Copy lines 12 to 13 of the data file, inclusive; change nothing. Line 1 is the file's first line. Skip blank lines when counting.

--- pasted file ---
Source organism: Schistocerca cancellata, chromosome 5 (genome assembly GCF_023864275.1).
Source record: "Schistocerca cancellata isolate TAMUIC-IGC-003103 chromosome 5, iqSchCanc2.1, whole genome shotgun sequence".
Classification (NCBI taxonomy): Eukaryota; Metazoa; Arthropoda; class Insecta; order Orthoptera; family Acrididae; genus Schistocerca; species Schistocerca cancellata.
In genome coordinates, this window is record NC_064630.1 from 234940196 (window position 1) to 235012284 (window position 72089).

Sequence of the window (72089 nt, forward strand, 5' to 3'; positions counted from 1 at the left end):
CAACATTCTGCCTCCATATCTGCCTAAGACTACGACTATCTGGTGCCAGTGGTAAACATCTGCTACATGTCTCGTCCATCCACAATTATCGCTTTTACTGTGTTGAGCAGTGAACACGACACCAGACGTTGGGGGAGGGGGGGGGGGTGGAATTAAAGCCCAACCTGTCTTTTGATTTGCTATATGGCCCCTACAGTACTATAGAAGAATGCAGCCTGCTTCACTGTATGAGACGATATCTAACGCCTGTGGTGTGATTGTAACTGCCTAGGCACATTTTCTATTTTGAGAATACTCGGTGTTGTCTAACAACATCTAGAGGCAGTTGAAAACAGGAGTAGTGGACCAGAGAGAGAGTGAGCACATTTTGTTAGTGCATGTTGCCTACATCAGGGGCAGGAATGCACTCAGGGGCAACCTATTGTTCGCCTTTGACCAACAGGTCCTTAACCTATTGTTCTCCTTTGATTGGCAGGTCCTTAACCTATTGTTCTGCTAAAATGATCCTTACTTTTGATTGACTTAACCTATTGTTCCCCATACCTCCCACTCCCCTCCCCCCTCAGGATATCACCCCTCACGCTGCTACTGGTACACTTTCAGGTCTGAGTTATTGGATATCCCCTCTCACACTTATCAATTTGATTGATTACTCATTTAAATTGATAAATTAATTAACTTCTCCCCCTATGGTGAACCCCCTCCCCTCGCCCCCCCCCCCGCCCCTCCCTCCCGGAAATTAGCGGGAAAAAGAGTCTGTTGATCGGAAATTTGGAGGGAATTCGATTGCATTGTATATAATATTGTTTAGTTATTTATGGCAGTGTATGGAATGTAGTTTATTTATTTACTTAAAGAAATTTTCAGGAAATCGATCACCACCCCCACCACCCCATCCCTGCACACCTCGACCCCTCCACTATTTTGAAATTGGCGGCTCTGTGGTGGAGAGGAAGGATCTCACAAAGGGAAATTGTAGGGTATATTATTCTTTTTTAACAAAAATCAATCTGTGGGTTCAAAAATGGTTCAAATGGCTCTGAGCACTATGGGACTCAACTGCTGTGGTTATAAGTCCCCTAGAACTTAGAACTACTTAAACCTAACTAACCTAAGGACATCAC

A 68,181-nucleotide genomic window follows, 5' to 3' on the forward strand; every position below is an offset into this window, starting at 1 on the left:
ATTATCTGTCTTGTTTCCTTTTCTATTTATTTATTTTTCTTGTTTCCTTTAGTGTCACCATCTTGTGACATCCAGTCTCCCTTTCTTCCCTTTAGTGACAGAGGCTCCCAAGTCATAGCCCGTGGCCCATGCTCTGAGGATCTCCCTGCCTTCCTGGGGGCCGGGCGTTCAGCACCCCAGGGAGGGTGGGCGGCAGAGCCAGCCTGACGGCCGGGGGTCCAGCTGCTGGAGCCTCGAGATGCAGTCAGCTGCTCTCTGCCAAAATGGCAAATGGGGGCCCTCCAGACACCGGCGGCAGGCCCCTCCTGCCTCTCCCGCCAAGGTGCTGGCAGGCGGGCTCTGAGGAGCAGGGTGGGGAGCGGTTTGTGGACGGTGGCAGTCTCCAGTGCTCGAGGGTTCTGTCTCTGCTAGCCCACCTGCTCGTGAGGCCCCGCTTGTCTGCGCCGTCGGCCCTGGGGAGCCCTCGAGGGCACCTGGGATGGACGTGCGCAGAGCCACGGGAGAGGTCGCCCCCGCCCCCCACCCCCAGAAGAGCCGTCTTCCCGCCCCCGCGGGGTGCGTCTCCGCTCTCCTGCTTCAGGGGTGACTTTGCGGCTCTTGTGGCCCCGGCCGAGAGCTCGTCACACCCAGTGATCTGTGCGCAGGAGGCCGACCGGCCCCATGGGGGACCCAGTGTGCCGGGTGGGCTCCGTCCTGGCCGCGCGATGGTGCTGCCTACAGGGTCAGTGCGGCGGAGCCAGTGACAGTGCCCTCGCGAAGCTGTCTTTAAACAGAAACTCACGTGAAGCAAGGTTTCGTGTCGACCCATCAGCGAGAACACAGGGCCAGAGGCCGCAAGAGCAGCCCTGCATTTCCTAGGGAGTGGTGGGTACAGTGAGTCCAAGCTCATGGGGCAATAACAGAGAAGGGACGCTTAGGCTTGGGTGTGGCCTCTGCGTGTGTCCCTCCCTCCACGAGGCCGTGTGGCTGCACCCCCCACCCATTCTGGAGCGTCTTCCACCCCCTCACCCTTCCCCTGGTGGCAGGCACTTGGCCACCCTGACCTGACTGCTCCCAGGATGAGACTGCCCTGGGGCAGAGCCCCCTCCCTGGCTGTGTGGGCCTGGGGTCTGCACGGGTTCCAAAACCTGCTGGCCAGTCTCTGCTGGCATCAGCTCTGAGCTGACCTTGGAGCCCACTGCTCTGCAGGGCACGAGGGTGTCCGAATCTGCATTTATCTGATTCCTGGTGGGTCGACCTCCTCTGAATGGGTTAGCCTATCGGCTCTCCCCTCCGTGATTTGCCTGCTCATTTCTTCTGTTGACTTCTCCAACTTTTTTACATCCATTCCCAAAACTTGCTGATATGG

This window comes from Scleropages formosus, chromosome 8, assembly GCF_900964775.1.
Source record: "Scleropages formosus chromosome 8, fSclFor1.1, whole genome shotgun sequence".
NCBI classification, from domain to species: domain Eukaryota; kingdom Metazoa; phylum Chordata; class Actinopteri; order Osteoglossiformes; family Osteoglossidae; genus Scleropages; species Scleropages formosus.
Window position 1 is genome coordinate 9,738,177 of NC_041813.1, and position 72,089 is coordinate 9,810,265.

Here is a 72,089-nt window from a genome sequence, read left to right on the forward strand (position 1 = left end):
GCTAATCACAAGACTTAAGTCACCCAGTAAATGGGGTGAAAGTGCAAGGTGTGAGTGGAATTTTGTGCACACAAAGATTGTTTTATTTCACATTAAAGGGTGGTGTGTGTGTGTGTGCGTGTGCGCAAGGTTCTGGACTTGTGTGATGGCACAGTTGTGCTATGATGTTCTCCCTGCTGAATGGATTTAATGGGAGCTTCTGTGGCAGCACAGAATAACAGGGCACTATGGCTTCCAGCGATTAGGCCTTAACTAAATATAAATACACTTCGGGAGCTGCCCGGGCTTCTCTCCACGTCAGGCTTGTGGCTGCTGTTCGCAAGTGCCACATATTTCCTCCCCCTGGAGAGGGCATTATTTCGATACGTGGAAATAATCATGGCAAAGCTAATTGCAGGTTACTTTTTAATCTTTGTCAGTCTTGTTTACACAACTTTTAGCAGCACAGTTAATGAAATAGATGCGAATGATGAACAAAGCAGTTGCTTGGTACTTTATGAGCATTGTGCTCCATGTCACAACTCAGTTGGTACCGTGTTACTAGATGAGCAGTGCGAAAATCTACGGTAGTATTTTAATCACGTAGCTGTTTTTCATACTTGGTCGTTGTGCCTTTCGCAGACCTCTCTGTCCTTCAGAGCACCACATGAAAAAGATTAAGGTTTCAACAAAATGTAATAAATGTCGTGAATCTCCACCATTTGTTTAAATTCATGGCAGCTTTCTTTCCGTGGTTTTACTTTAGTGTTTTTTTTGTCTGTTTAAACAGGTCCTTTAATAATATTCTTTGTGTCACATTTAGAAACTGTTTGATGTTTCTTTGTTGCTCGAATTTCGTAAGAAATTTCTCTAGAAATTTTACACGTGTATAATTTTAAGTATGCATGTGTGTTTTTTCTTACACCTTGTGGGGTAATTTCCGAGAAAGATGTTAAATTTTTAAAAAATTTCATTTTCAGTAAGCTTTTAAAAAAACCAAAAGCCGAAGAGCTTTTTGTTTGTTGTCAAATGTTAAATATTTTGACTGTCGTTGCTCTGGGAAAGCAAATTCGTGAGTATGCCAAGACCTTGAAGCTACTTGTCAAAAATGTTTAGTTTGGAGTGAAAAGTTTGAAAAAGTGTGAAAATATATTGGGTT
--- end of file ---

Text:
Window position 1 is genome coordinate 9,738,177 of NC_041813.1, and position 72,089 is coordinate 9,810,265.

Here is a 72,089-nt window from a genome sequence, read left to right on the forward strand (position 1 = left end):